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What to Do if Your Life Insurance Claim Is Denied After a Loved One’s Death

Nothing can prepare you for the death of someone you love dearly. However, if you’re a beneficiary of that person’s life insurance policy, you can at least use the policy’s tax-free proceeds to settle their affairs, pay off any debts that outlived them, and replace the income they’ll no longer earn — if the life insurance company accepts your death claim, that is.

It’s true that life insurers accept most death claims. But it doesn’t accept them all, and the process is far from a formality.

Insurers deny life insurance claims for all sorts of legitimate and not-so-legitimate reasons, from nonpayment of premiums to death by suicide early in the policy term. If your loved one’s insurer denies your claim, you need to understand your options and decide what to do next.

What to Do if Your Life Insurance Claim Is Denied
The death of a loved one is already a life-altering event. Left unaddressed, a denied life insurance claim can be life-altering too, at least in a financial sense.

Fortunately, life insurance denials aren’t always final. You’re within your rights to appeal the insurer’s decision, and if you make a persuasive case, you could get it reversed.

Follow these steps to evaluate your denied claim and pursue your appeal.

1. Review the Life Insurance Claim Denial for Common Reasons Life Insurance Companies Deny Claims

Life insurance companies typically notify beneficiaries of denied claims via an official snail-mail letter. If you created an online account as part of the claims-filing process, your loved one’s insurer might also send the notification via secure electronic message.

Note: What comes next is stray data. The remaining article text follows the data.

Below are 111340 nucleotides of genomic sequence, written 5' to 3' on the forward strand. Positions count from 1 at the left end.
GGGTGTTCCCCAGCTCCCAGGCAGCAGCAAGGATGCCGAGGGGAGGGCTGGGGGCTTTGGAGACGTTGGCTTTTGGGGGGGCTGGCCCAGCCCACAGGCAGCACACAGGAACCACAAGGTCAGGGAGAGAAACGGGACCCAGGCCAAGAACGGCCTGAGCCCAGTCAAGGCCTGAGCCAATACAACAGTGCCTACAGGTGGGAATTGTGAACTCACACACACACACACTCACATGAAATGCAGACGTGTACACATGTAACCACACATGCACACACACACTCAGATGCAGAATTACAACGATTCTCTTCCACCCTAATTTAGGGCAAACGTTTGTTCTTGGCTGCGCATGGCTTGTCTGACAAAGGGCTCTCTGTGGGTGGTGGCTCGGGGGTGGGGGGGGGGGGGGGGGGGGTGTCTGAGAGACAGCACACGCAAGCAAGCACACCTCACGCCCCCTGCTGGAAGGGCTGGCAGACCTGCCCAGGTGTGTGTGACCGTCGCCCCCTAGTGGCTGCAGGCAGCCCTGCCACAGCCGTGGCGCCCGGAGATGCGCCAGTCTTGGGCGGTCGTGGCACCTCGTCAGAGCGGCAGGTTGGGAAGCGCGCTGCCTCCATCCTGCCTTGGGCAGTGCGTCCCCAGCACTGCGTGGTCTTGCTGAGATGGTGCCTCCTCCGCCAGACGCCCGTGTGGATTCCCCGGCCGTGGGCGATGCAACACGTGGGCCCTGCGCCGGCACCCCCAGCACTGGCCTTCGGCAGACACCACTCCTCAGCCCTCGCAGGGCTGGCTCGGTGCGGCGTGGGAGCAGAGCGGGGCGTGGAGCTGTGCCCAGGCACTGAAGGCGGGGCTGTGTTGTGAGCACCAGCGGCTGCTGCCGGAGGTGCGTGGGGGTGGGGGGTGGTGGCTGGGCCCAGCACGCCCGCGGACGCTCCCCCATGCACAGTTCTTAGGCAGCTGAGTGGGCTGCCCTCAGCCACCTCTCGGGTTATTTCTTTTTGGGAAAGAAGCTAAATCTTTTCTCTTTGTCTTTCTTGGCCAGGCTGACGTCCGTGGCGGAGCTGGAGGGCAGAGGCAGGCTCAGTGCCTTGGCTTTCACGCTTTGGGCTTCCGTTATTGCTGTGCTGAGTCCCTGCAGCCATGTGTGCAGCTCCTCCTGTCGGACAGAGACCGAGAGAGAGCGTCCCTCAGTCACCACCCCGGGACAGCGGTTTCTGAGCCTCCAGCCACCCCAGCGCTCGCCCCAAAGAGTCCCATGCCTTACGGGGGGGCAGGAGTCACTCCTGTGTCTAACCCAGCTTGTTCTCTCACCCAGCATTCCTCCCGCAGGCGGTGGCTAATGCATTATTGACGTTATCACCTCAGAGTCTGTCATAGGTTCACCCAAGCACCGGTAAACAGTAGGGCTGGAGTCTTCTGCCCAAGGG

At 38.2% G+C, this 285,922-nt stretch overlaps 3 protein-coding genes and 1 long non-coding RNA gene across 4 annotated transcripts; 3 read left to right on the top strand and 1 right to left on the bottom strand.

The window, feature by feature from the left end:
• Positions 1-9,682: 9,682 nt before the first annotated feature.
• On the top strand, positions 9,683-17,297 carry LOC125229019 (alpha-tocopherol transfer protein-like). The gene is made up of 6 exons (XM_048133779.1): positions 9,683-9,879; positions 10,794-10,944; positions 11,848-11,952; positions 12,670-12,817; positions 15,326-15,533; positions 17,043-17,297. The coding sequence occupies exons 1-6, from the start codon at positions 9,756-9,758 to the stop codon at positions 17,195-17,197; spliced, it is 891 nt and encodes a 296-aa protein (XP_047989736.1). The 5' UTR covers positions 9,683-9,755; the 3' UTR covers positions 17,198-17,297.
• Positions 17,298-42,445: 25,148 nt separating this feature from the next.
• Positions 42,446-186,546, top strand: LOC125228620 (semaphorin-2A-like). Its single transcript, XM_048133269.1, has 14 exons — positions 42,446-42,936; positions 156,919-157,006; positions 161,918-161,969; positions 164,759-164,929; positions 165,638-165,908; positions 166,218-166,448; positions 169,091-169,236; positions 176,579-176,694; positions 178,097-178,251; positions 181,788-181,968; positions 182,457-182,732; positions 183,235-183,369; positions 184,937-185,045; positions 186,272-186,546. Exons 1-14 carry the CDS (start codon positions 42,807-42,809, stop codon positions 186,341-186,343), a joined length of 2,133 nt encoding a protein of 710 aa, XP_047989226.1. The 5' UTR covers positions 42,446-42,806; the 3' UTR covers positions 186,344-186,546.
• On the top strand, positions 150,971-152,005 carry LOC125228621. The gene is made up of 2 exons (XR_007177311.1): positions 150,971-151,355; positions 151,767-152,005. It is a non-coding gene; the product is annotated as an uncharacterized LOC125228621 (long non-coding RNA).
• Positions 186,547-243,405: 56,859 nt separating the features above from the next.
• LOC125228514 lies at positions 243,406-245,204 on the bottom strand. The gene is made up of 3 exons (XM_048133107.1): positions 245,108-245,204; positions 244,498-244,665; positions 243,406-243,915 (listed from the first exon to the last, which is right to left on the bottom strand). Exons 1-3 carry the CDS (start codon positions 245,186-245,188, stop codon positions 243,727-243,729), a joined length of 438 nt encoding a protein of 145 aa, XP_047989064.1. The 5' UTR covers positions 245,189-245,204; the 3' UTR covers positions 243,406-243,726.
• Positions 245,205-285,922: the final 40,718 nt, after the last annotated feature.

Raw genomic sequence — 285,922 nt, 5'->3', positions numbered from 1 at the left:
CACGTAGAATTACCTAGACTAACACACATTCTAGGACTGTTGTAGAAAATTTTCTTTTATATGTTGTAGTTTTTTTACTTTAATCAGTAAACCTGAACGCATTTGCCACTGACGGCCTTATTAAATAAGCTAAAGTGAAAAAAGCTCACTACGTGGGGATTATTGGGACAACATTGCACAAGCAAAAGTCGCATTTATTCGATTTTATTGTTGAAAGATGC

If for some reason you don’t receive an official notification, request it.

Read this letter carefully and in its entirety. Look for a clear explanation of the insurer’s reason for denying the claim.

It’s vital to understand the reason or reasons for the denial. Depending on the circumstances, there may be little you can do to change the insurer’s mind — or you might have a strong case on appeal.

These are some of the most common reasons your life insurance company can deny your claim.

The Policy Lapsed Due to Nonpayment

Nonpayment is one of the most straightforward reasons a life insurance company can deny an otherwise valid claim. If the policyholder stopped paying on the policy and didn’t reinstate it during the grace period — which typically lasts 30 to 45 days from the last payment due date — then the insurance company is within its rights to cancel the policy.

Unfortunately, you won’t know that this happened unless you have access to the policyholder’s online account or some other evidence of cancellation, such as an official letter from the insurer. But the insurer’s claim denial letter should clearly state that the policy lapsed.

The Policy’s Term Ended

Outliving a life insurance term is another straightforward reason for a denied life insurance claim — and one likely to leave you with no recourse. If your loved one had a 20-year term life insurance policy and lived for 25 years after it went into effect, it’ll have long since expired at their death.

Improper Death Documentation

Every U.S. person’s death should have a corresponding death certificate. Under normal circumstances, state records offices produce death certificates soon after the hospital, medical examiner’s office, or other authorized entity declares the death.

Less often, it takes longer to generate a death certificate. For example, if the policyholder died overseas, reporting and recording the death is more complicated. The same is true for people who go missing. Without identifiable remains, it’s not so simple to declare a death.